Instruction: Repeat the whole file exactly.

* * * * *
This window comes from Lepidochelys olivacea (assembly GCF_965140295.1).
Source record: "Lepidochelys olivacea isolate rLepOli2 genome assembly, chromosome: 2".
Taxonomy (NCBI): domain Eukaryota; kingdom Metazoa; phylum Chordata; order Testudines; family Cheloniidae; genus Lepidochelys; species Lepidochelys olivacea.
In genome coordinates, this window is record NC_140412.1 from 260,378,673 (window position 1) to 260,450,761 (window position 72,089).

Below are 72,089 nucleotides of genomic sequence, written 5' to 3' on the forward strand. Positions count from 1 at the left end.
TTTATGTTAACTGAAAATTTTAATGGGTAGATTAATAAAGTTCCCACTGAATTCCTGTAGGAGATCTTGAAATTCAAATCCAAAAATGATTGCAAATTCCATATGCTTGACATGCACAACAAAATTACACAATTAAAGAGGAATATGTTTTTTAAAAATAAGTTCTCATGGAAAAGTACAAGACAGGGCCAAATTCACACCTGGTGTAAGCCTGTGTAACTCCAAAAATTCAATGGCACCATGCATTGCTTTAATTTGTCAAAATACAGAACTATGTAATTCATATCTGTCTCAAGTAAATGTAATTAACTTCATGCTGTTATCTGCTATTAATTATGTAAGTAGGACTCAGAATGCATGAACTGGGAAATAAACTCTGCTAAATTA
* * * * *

This window comes from Lepidochelys olivacea (assembly GCF_965140295.1).
Source record: "Lepidochelys olivacea isolate rLepOli2 genome assembly, chromosome: 2".
Taxonomy (NCBI): domain Eukaryota; kingdom Metazoa; phylum Chordata; order Testudines; family Cheloniidae; genus Lepidochelys; species Lepidochelys olivacea.
In genome coordinates, this window is record NC_140412.1 from 260,378,673 (window position 1) to 260,450,761 (window position 72,089).

Below are 72,089 nucleotides of genomic sequence, written 5' to 3' on the forward strand. Positions count from 1 at the left end.
TTTATGTTAACTGAAAATTTTAATGGGTAGATTAATAAAGTTCCCACTGAATTCCTGTAGGAGATCTTGAAATTCAAATCCAAAAATGATTGCAAATTCCATATGCTTGACATGCACAACAAAATTACACAATTAAAGAGGAATATGTTTTTTAAAAATAAGTTCTCATGGAAAAGTACAAGACAGGGCCAAATTCACACCTGGTGTAAGCCTGTGTAACTCCAAAAATTCAATGGCACCATGCATTGCTTTAATTTGTCAAAATACAGAACTATGTAATTCATATCTGTCTCAAGTAAATGTAATTAACTTCATGCTGTTATCTGCTATTAATTATGTAAGTAGGACTCAGAATGCATGAACTGGGAAATAAACTCTGCTAAATTA